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Wealth Healthy Returns: What China’s Aging Population Means To Investors

Healthy Returns: What China’s Aging Population Means To Investors

Healthy Returns: What China’s Aging Population Means To Investors
By Steven Crane
May 03, 2018
China’s healthcare market is expected to be worth US$2.4 trillion by 2030

Mainland China’s healthcare sector has strong investment prospects for 2018 and beyond, according to Joseph Jimenez, who has just stepped down as CEO of healthcare giant Novartis. “China has the infrastructure, the talent and government support—as well as high medical need—to be a thriving market for healthcare innovation,” he says.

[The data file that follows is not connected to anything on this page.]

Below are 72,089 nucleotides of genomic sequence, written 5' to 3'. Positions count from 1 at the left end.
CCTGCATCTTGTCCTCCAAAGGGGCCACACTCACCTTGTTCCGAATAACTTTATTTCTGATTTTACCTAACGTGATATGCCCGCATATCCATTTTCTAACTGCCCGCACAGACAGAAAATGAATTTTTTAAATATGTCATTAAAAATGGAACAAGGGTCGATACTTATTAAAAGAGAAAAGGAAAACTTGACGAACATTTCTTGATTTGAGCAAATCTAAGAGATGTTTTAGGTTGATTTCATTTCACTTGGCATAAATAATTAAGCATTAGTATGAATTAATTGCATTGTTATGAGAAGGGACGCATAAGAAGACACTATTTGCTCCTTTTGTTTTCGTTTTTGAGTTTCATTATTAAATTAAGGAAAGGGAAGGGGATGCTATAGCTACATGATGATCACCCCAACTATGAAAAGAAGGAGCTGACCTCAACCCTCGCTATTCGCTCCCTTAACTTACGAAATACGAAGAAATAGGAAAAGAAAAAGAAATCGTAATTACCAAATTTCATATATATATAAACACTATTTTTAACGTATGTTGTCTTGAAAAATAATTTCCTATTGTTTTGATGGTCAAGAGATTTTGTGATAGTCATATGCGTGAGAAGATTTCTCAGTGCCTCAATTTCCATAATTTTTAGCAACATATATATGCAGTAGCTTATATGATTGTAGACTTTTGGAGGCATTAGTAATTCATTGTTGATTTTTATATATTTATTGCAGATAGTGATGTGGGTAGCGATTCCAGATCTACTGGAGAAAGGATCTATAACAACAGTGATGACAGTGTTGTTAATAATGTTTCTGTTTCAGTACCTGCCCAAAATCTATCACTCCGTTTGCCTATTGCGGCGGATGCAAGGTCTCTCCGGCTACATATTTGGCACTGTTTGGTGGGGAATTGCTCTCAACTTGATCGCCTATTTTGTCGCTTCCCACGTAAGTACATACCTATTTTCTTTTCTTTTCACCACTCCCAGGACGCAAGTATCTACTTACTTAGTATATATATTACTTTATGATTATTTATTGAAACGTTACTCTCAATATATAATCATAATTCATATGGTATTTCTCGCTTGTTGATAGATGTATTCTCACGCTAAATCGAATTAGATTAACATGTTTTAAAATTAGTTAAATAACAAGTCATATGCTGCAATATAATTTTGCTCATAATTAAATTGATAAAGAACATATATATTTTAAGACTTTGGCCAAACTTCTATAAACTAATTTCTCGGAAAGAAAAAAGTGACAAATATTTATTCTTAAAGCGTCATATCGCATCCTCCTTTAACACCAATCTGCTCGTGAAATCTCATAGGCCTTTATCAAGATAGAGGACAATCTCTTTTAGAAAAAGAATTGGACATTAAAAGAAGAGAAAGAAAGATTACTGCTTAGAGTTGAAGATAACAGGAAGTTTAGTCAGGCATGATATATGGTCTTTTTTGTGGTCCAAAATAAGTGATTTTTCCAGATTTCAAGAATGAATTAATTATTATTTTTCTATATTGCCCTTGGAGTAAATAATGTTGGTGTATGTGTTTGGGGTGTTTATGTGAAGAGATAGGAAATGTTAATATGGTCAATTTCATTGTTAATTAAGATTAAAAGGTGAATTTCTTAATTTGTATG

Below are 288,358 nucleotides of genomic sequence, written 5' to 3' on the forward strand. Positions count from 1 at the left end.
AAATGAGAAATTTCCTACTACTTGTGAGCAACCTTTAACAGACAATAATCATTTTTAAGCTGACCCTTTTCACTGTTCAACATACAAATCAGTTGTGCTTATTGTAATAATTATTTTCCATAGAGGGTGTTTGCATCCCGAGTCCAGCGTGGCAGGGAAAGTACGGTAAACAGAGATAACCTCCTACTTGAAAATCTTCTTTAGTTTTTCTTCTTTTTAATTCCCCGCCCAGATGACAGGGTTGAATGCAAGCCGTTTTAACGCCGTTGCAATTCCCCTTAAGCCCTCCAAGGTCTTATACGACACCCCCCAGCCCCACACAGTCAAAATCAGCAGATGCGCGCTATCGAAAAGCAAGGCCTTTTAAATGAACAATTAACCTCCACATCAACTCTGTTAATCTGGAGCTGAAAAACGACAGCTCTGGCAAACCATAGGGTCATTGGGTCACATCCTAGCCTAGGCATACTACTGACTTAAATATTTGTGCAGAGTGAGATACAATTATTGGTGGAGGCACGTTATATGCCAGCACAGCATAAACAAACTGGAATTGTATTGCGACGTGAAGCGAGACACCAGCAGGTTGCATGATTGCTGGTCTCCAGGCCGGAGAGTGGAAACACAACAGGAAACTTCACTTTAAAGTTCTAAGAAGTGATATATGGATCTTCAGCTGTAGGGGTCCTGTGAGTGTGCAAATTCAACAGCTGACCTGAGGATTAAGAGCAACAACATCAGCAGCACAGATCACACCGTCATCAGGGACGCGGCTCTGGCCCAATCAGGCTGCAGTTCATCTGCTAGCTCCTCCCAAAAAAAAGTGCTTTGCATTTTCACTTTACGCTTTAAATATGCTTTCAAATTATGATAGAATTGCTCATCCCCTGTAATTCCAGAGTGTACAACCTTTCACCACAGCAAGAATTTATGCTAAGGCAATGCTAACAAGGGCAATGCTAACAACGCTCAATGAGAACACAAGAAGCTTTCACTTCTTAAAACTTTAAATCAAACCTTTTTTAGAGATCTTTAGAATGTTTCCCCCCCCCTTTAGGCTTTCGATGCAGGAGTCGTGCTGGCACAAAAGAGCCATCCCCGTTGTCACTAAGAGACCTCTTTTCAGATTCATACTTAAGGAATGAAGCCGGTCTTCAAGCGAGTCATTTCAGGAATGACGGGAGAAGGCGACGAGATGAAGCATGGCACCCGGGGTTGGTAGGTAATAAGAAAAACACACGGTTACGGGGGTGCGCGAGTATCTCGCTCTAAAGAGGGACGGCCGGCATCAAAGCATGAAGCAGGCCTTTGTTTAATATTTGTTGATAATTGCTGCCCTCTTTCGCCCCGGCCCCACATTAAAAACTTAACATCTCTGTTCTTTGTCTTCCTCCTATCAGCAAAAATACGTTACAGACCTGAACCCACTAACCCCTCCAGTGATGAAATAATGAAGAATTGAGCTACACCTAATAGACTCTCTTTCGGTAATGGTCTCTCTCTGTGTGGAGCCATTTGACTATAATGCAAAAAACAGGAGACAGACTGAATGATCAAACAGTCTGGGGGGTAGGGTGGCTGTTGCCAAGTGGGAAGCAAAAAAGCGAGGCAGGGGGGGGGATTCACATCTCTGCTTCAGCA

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Why? Because China is getting old. What’s more, the world’s youngest superpower is projected to become the world’s most aged society by 2037. More than 143 million Chinese residents were over the age of 65 in 2017, about 10 per cent of the population. Twenty years later, that proportion is forecast to double, according to the United Nations.